Unfortunately, this was not the only example of Ms. Halligan getting behind novel rights that have no grounding in our Constitution or legal traditions. Ms. Halligan filed a brief in Roper v. Simmons arguing that evolving standards of decency today forbid the execution of individuals who committed murder before the age of 18. This is judicial activism at its worst, giving judges complete control of the Constitution that they are supposed to follow. America’s founders insisted that the meaning of the Constitution does not change until the people change it, and that even judges are bound to follow that meaning. Today, in contrast, the Supreme Court says that the meaning of the Constitution is evolving and that judges are in charge of that evolution.

The fact that Ms. Halligan appears to be solidly in that judicial activist camp is bad enough, and is alone grounds to oppose her nomination. Perhaps sensing that such activism is deeply unpopular among the American people and their elected representatives, she did an about-face at her confirmation hearing and said that the Constitution should be interpreted based on the people’s original meaning rather than on judges’ evolving understandings. So it is legitimate to ask which Ms. Halligan is the real Ms. Halligan. The Ms. Halligan who would create new rights, while ignoring the clear language of the Constitution that protects the right to bear arms? Or the Ms. Halligan who at the last minute has become a convert to originalism?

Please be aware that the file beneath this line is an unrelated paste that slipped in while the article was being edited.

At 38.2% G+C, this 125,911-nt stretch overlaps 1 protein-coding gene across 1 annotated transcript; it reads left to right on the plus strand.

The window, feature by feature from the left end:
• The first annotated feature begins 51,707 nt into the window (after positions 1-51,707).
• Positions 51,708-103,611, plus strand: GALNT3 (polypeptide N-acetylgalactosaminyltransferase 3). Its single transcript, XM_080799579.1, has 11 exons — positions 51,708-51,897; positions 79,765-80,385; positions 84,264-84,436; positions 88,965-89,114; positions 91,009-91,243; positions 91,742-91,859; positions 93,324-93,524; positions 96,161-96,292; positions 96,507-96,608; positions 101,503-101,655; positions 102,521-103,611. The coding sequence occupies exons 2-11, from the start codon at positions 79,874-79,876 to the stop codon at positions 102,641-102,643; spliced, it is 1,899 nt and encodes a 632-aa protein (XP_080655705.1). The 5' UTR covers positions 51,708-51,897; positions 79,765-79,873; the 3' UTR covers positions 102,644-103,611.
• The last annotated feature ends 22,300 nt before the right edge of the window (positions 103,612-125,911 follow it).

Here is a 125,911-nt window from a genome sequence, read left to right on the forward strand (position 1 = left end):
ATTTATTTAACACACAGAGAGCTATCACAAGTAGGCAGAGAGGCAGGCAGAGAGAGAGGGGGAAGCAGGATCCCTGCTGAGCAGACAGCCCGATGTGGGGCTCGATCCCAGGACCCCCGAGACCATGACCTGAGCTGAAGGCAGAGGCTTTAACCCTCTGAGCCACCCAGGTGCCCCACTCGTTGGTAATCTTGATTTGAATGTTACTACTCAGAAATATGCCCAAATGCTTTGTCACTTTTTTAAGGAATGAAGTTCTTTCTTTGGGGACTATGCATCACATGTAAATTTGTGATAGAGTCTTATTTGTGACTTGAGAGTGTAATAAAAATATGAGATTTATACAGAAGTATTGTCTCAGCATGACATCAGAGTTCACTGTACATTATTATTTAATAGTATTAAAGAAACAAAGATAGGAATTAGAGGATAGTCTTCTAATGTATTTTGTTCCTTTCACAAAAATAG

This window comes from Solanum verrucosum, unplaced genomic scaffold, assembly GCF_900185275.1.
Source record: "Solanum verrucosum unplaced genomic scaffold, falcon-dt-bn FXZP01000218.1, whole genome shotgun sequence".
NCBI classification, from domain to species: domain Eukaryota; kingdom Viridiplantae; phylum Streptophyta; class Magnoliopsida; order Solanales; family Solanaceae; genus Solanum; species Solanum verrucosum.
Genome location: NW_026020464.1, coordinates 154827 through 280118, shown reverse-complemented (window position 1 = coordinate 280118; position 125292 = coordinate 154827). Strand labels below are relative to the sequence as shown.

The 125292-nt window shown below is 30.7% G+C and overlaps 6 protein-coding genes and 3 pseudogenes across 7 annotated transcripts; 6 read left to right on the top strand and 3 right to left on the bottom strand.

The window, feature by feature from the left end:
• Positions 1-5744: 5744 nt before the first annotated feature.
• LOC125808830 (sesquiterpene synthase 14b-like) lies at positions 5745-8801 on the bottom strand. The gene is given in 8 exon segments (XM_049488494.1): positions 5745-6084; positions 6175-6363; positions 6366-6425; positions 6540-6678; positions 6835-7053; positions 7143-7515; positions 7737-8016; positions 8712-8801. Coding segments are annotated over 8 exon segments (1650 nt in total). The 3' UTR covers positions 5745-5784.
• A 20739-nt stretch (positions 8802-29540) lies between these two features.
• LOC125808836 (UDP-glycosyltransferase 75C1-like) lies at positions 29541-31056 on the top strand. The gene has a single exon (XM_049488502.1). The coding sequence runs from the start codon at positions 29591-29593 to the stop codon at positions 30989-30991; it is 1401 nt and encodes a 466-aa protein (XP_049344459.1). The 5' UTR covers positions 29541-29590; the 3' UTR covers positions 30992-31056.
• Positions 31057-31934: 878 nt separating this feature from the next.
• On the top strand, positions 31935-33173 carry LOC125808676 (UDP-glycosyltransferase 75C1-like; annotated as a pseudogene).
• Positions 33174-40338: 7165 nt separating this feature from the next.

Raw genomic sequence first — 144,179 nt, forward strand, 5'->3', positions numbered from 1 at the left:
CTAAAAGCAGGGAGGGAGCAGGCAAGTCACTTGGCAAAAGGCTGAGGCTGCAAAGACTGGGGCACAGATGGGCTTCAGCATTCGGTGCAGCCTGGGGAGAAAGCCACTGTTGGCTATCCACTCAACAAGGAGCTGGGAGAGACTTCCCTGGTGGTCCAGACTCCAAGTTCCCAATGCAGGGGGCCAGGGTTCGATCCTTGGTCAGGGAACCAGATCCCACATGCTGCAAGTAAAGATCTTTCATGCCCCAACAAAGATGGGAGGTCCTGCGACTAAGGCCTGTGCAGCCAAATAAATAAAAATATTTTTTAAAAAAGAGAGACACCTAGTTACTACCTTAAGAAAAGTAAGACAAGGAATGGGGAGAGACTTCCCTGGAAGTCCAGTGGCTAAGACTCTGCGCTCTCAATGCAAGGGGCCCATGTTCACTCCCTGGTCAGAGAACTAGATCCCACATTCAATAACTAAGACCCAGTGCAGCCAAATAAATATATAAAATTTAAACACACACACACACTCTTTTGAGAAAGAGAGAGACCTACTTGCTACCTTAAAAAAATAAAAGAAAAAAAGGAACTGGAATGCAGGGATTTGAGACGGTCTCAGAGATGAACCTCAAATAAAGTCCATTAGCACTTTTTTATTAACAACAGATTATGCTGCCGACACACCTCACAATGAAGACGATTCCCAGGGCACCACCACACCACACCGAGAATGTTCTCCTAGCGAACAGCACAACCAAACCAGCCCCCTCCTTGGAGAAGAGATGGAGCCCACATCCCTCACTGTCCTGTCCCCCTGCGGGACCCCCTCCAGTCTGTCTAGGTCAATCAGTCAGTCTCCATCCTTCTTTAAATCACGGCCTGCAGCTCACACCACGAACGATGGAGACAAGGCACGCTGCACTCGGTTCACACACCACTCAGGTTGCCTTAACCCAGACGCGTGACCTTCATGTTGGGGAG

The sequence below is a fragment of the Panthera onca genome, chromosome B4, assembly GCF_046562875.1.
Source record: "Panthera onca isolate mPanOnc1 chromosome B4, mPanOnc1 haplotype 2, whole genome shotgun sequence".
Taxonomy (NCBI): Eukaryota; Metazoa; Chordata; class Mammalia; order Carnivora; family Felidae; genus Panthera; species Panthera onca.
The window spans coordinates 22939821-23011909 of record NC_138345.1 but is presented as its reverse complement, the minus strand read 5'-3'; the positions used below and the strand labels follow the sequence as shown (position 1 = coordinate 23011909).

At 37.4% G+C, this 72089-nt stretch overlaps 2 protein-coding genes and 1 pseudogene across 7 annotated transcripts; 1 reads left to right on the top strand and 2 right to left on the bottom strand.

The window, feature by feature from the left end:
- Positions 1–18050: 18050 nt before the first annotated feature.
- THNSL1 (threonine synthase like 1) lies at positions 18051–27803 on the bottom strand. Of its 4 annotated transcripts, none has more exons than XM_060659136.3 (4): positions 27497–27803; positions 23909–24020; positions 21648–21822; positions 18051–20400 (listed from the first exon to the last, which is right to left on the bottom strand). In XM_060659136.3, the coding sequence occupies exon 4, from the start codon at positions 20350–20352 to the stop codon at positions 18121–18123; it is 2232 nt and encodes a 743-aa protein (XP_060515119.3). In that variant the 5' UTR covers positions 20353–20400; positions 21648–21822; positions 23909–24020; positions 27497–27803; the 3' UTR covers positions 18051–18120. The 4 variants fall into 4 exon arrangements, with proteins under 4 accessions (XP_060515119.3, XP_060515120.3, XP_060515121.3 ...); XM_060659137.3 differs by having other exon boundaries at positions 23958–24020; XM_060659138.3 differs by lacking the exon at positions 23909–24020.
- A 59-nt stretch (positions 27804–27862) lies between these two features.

I think her record speaks for itself.

Ms. Halligan also filed a brief in Scheidler v. National Organization for Women arguing that pro-life protesters should be prosecuted under the federal racketeering statute because they somehow commit extortion. Her argument would require the courts literally to re-write both the racketeering statute and the extortion statute and is another example of Ms. Halligan seeking to pursue her political agenda in the judicial rather than in the legislative branch. I believe instead that the political ends do not justify the judicial means and, thankfully, the Supreme Court voted 8-1 to reject her position.

In addition to her troubling record, it is worth noting that the position to which Ms. Halligan has been nominated hardly fits the category of a judicial emergency. The Senate has this year already confirmed nearly 20 percent more judges than the annual average over the past couple of decades, with I am sure more to come. We have paid particular attention to filling long-term vacancies in jurisdictions with heavy caseloads. Yet between 1993 and 2010, annual case filings in the D.C. Circuit decreased by twice the percentage that filings increased in other circuits. The D.C. Circuit’s caseload per judge is literally one-fourth what it is for other circuits. It has ranked last for years among all circuits in the number of appeals filed per three-judge panel, even after one of its seats was transferred to the Ninth Circuit and even with multiple vacancies. The D.C. Circuit’s caseload is lower today than when Democrats used this caseload argument to block the nomination to this court of Peter Keisler, who waited more than 900 days without a committee vote.

As my colleagues know, I do not oppose judicial nominees often or lightly. While Ms. Halligan appears to be an experienced lawyer and I am sure is a fine person, those are insufficient qualifications for judicial service. The most important qualification is her judicial philosophy, or the kind of judge she would be. The record shows that she embraces the activist judicial approach that I believe is incompatible with the power and proper role of judges in our system of government under a written Constitution. For these, and for additional reasons that my colleagues will discuss further, I cannot support her appointment.